This is where Blade Runner, with its vast urban dystopia, picks up, reflecting a sort of decline of human emotion. Based on Do Androids Dream of Electric Sheep, it was the first of Phillip K. Dick’s novels to be adapted for the silver screen. The novel, like classic works of noir, both in the form of literature and film, dealt with issues of identity, and the filmmaking team spotlight this aspect of it through noir-fused sets and style; Venetian blinds, hardboiled detective, dames who mean trouble but also have a soft side, and even voice over depending on which version you watch.

Dick’s story of a seemingly obdurate cop seeking to kill six near-perfect androids would become a film marvel in the hands of director Ridley Scott (fresh off of his first sci-fi hit, Alien), and, despite many glaring changes in the book’s transfer to film-the significance of animals is made vague and the principal character of J.R Isadora is lost completely-the main theme or question of what it means to be human is captured beautifully and provocatively. Blade Runner is a heavily philosophical film with religious undercurrents coloring its quiet moments. Is it any wonder then that upon release, the movie saw middling returns at the box office and was misunderstood by many prominent critics? Famed film critic Pauline Kael wrote, “It forces passivity on you,” in her review for The New Yorker. Janet Maslin for the New York Times opined, “A film that has neither strong characters nor a strong story.” And Roger Ebert said of Ridley Scott, “He seems more concerned with creating his film worlds than populating them with plausible characters, and that’s the trouble this time. Blade Runner is a stunningly interesting visual achievement, but a failure as a story. The movie has the same trouble as the replicants: Instead of flesh and blood, its dreams are of mechanical men.” Twenty-five years later, however, Ebert re-analyzed the film adding it to his canon of “Great Movies”, remarking on his earlier quibbles, “This seems a strange complaint, given that so much of the movie concerns who is, and is not, human, and what it means to be human anyway.” I believe this point is where any analysis and discussion of Blade Runner beyond the spectacular superficial elements should begin. While many of the themes of Do Androids Dream of Sleep are still present within Scott’s text, the latter feels more concentrated compared to the former which felt to me like a self-published work; brilliant but without the mark of a real editor.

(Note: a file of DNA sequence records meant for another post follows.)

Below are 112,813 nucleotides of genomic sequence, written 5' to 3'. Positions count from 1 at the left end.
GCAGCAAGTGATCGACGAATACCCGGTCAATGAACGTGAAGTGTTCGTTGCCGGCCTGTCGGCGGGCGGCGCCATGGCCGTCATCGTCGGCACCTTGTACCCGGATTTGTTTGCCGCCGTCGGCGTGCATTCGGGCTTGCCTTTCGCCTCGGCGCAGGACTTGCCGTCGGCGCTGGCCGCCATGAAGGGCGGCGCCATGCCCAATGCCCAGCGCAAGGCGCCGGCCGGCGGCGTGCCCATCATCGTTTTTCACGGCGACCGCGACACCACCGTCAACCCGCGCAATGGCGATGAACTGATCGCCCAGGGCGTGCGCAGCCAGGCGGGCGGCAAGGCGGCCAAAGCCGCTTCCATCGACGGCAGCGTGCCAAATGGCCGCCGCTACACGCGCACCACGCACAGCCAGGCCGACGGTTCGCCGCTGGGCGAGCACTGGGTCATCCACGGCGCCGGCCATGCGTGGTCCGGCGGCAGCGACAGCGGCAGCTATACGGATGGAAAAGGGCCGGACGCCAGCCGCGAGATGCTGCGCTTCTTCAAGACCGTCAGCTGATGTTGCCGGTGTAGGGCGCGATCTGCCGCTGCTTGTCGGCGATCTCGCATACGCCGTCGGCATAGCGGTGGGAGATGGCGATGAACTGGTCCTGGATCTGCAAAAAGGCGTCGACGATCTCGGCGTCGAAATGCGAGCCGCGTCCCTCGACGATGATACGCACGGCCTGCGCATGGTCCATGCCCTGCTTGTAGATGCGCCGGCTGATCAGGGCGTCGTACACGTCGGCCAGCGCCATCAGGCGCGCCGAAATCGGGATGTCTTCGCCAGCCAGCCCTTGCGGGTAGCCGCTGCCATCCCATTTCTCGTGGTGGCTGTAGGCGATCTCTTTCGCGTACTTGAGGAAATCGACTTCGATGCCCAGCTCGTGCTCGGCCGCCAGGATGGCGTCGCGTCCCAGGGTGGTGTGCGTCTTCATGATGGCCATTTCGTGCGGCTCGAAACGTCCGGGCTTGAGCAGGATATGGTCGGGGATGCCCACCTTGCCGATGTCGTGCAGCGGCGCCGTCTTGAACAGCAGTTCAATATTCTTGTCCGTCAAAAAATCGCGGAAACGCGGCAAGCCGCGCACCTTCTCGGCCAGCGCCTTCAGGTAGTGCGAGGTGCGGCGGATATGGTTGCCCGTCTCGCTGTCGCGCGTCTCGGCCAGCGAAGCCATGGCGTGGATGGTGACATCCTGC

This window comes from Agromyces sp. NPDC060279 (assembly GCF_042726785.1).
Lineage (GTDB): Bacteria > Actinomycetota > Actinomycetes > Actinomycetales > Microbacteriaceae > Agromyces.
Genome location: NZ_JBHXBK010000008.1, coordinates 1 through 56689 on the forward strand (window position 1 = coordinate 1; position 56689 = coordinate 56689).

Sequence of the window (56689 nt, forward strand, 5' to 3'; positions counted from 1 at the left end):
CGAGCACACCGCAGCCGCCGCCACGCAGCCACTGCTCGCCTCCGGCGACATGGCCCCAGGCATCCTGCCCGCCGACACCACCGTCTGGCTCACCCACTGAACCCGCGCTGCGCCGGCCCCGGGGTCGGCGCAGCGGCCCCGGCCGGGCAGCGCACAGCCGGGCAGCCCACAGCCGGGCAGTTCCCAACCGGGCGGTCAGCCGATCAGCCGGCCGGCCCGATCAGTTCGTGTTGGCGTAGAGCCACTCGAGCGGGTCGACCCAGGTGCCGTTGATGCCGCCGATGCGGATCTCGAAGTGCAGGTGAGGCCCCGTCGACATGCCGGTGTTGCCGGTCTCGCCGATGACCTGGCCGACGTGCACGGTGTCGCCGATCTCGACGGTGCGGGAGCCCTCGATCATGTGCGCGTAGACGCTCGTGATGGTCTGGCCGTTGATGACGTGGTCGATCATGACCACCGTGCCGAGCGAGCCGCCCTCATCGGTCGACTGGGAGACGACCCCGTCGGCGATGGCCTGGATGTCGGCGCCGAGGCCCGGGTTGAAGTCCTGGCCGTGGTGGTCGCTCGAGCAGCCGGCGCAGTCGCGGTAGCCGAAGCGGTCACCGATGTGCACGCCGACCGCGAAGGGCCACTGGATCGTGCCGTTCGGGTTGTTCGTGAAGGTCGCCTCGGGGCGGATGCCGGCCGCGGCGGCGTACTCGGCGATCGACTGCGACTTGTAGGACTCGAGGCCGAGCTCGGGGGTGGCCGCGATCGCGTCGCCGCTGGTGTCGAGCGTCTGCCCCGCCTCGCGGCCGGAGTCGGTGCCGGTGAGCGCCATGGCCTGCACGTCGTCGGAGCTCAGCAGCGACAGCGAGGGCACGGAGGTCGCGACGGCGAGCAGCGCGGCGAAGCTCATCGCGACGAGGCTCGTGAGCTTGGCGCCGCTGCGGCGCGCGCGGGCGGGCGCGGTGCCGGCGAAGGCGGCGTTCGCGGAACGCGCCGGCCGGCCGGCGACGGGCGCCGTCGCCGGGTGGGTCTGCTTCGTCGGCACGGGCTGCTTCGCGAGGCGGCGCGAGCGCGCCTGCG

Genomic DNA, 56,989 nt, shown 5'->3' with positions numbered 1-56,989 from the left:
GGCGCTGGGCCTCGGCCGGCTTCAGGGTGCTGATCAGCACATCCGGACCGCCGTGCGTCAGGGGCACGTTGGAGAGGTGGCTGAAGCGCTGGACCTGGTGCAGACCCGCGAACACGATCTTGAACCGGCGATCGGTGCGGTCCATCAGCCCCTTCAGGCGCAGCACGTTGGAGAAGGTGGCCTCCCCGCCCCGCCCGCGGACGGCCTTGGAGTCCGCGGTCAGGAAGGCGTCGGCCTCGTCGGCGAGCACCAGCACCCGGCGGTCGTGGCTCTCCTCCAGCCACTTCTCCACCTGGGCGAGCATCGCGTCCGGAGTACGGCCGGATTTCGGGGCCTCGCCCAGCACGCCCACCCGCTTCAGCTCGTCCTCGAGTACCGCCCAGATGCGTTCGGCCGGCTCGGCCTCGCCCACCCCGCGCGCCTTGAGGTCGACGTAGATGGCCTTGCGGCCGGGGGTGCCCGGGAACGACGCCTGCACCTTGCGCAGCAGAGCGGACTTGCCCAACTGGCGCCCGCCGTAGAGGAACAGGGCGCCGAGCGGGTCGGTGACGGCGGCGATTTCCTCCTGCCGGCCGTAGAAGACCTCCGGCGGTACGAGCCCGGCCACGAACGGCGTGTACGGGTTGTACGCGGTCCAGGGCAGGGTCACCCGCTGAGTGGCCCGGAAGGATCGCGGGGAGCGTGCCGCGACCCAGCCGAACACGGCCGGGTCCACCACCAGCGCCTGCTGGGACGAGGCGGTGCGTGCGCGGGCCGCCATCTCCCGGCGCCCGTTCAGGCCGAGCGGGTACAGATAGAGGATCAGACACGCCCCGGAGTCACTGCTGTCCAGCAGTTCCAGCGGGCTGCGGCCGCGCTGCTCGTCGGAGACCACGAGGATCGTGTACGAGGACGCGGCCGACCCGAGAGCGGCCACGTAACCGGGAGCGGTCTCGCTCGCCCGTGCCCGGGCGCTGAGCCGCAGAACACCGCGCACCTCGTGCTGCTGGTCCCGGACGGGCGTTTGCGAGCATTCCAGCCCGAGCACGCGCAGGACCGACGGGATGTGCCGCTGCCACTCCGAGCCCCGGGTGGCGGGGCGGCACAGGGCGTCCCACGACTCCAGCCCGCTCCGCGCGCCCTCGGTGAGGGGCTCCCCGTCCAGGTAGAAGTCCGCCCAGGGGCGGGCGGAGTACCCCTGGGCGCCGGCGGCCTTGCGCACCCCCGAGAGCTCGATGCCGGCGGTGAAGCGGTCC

Blade Runner stars Harrison Ford as Rick Deckard, a former detective with Los Angeles’ Police Department, who is brought back to expose and hunt down five replicants (androids bioengineered to perfection). Deckard gives every indication of being the hard-worn but duty-bound cop; incorruptible and without any apparent life outside of being a cop. On the trail of the replicants Leon, Zhora, Pris, and their charismatic and uber-Aryan leader Roy, Deckard is soon corrupted by the fifth android, Rachael. He knows she is an android and finds himself increasingly drawn to her against his better judgment. Deckard finds and terminates Zhora, Pris, gets help from Rachael with Leon and meets up with Roy on the rooftops in an extended climax with bizarre spiritual implications. He then runs off with Rachael into the unknown, and the credits roll over the uncertainty of our first viewing.  But Blade Runner gets better every time you watch it. It is the greatest embodiment of the question, what makes someone human?

Before looking at how the film addresses this question with the replicants and Deckard, I’d first like to point out its use of men and women in broad strokes to convey this theme. For one thing, the humans in the movie are highly individualistic, and that is a generous way of describing their solemn, lonely existence. Consider the character of J.F Sebastian (played by William Sanderson). As a genetic designer, he is one of three men responsible for the creation of the replicants. Pris accompanies him to his home, which is filled with animated toys that keep him company. His lone source of human contact seems to be the occasional chess game with the boss, Tyrell. He works constantly. Consorts with inanimate objects. Plays chess. Sits alone his massive apartment. This hardly feels like the life of a flesh and blood man. His appearance, too, lends itself to conspiracy theories of him being an android. The blood in his cheeks feels painted on and he wears the same clothes in the few scenes he occupies. But I interpret his solitude as an example of how isolated humanity is, and how the androids have picked up where humans have dropped the ball.